Implementation of the Global Methane Pledge- What Does that Mean for Agriculture?

Boris Johnson, the Prime Minister of the United Kingdom (left) and Joe Biden, President of the United States of America (right) line the COP26 panel, as they discuss joining the Global Methane Pledge. Photo Credit: Simon Dawson / No 10 Downing Street. 

Written by Rebecca Crook, AgNext Media Intern.

On November 2nd, 2021, nations from all over the globe met at the COP26 convention in Glasgow, UK to discuss further actions to aid in reducing the effects of climate change on a worldwide scale. Both the USA and the EU pledged to cut methane emissions by 30% by 2030. Their agreement is known as the Global Methane Pledge. Despite the Global title, countries such as India, Russia, and China did not agree to the pledge. 

During the conference, President Biden talked about his reasoning for pledging to reduce methane: “One of the most important things we can do between now and 2030, to keep 1.5C in reach, reduces our methane emissions as soon as possible,” President Biden said. 

The United States Environmental Protection Agency (EPA) estimates that the agricultural industry is responsible for approximately ten percent of the total Greenhouse Gas Emissions that were produced by the United States in the year 2019. The agricultural industry’s main role in the world economy is producing meat by-products, in order to feed the world’s rapidly growing human population. Cattle are commonly attributed to the issue of global warming, as they have a digestive system that emits methane emissions in order to process the food that they eat.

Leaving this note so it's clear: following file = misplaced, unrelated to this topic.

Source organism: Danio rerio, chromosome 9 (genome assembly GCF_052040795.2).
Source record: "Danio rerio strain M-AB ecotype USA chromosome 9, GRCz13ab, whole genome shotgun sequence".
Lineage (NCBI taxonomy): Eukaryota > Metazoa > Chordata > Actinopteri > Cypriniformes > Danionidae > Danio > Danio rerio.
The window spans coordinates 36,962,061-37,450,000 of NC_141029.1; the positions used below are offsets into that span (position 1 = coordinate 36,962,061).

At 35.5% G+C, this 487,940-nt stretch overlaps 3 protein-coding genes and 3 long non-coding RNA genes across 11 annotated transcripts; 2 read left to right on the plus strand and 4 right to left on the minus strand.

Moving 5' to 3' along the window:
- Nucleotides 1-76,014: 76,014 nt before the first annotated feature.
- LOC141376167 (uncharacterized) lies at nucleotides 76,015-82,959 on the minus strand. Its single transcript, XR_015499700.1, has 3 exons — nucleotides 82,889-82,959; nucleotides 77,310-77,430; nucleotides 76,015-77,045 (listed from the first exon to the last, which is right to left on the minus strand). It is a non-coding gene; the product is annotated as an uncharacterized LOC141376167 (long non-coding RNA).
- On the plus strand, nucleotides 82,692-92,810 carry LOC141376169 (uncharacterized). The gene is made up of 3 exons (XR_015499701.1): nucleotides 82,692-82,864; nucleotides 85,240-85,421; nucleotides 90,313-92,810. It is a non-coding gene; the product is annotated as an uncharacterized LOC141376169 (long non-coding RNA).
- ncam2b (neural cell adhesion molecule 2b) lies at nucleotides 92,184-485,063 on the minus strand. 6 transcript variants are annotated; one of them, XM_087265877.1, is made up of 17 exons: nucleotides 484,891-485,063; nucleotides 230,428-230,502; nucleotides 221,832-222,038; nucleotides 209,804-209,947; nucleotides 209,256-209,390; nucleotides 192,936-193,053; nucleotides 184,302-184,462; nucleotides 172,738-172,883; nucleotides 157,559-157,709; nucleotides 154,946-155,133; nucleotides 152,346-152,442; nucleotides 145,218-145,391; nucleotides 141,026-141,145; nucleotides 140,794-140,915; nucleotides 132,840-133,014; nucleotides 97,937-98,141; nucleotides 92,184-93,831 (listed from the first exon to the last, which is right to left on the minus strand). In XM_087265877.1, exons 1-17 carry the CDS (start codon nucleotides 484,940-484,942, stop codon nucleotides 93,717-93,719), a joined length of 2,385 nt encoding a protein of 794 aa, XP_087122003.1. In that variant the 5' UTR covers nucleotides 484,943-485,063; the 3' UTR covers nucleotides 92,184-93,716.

Ruminants naturally emit methane due to the compartment in the stomach known as the rumen. This chamber is responsible for fermentation, which allows the animal to break down food before it continues through the rest of the digestive system. As the animal regurgitates or belches, this methane is then expelled into the external environment. The agricultural industry is actively working towards researching new methods in attempts to limit and reduce methane emissions that are emitted by ruminants. At AgNext, we lead these projects; we are constantly conducting new research studies that measure and capture methane emissions, leading to an overall reduction in methane emissions from ruminants. For a more in-depth explanation of methane emissions, reference our blog post titled “Ruminants as Part of a Sustainable Agriculture System.”